That is why, I believe, we need to be careful about promising to ‘create’ jobs, partly because it distorts the focus of what we must do, and partly because it is setting ourselves up for a fall. So for example when the TCD-UCD ‘Innovation Alliance’, which prompted the establishment of the Taskforce, promised to create 30,000 jobs, this was for me an unwise element in what was otherwise a good idea. We need to find a mindset in which ‘innovation’ is pursued as a stimulus to trade and business – as well as improvements in public services and social initiative – rather than as a framework for jobs. The latter are much more likely to emerge if we let go of such old-fashioned concepts.

I say this in part because I believe that generating economic activity has as its main purpose the facilitation of employment and work for as many as possible; it is why we do it. But at this stage of our development this means creating the right conditions in which individuals and organizations (including the state where appropriate) make large and small investments, which in turn will allow the greatest number of people to escape from economic inactivity and poverty. But if we start by counting the jobs, we may end up not counting very many.

My goodness, we’re struggling with the innovation idea

June 2, 2009

For about the last four years we have, as a country, been courting the idea of innovation as the driver of the economy. Maybe it all started when we read Michael Porter’s argument that as an economy matures it needs to move from being investment-driven to being innovation-driven. As we digested this, our approach to competitiveness was adjusted, and the government adopted the Strategy for Science, Technology and Innovation. More recently we have obscured the innovation agenda slightly by moving the language to concepts such as a ‘smart economy’ – which sounds good but doesn’t really disclose through the label what it means; but on the whole the innovation agenda is still alive.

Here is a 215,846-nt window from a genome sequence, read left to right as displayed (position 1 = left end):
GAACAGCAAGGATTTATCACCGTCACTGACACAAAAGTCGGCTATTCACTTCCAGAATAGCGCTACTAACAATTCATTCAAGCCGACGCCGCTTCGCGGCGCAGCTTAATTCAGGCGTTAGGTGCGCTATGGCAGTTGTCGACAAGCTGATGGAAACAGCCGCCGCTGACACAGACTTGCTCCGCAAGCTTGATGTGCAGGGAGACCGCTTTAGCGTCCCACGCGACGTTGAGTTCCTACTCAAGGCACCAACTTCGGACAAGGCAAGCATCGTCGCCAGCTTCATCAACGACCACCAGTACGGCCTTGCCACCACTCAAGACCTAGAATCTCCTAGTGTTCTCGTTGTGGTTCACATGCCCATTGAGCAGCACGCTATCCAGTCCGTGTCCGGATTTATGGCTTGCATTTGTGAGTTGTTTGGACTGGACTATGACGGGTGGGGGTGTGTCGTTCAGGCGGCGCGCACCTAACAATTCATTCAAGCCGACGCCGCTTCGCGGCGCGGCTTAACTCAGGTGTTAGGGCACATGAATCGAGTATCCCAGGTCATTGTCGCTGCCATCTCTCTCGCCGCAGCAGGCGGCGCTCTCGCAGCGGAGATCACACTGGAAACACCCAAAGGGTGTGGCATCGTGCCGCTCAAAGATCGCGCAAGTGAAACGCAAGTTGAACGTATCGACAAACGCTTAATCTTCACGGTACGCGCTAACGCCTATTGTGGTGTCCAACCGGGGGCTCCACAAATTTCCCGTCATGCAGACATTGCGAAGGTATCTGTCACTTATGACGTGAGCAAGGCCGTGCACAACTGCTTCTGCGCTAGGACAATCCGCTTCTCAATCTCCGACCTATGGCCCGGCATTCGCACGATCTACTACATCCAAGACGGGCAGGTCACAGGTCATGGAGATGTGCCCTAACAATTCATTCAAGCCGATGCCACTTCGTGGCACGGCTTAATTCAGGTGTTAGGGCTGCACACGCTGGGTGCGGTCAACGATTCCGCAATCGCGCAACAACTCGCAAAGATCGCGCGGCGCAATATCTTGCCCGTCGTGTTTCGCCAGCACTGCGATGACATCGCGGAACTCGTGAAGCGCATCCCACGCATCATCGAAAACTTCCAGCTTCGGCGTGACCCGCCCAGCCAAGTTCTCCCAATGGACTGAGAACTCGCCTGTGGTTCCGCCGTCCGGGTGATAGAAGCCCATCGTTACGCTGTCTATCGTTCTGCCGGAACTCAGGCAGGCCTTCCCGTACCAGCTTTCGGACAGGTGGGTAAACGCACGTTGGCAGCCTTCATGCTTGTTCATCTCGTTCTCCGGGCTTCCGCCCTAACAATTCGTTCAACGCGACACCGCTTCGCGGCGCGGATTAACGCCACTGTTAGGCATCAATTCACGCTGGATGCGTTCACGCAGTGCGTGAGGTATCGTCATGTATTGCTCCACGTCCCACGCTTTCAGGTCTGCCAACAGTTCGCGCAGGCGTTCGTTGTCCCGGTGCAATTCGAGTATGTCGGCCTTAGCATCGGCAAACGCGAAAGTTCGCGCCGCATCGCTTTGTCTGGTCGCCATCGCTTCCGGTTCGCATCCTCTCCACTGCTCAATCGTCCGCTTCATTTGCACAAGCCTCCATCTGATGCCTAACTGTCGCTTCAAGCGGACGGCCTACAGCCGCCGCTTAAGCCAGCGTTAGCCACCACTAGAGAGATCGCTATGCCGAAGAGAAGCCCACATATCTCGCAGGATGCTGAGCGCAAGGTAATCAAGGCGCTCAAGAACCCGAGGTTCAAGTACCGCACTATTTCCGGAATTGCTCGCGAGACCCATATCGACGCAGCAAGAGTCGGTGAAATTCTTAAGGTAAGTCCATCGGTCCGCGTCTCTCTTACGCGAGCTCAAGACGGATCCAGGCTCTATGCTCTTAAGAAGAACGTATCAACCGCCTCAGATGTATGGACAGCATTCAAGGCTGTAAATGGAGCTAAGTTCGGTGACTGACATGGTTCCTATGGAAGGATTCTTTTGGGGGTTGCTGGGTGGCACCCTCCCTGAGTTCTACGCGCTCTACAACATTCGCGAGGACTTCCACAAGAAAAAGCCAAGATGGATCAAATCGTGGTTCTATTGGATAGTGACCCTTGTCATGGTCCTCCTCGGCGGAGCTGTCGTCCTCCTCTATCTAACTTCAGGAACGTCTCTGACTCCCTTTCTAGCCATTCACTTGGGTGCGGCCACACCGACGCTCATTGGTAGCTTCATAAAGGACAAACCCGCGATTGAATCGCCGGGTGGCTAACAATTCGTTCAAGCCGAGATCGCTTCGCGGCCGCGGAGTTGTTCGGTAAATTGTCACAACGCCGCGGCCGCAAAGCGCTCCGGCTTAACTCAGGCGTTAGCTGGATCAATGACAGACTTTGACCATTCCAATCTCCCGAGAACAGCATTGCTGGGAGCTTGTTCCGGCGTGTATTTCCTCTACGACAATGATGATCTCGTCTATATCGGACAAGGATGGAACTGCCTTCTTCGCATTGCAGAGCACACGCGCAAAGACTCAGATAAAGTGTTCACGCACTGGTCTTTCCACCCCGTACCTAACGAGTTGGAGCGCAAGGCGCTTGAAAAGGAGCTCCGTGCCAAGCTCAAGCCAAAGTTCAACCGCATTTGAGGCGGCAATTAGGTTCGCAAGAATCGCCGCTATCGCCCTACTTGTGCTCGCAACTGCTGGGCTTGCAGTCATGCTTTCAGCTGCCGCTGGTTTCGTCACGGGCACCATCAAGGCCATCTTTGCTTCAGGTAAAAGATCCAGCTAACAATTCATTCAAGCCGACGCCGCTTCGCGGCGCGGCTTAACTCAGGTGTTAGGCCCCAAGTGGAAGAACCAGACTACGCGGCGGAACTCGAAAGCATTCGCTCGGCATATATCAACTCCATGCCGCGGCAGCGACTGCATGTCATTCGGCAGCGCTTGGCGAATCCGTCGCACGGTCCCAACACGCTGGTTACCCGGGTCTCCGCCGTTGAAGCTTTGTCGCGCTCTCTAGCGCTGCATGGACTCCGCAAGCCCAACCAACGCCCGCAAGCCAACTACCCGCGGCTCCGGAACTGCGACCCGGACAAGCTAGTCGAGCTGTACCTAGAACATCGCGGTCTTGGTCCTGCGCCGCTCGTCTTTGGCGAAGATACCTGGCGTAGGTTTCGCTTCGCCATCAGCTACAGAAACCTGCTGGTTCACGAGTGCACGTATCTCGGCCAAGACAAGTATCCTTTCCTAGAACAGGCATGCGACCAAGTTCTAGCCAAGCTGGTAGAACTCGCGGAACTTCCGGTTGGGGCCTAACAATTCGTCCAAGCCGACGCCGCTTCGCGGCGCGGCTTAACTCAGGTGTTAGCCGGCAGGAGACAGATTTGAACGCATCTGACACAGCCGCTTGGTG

At any rate, I hope it is, because there is no shortage of people wanting to have a go at attacking it.  Most recently this has been Constantin Gurdgiev, the editor of the magazine Business and Finance, though in this case writing in the Sunday Times newspaper. I don’t believe that the Sunday Times has published the piece on its website, so you have to go with my summary for the present.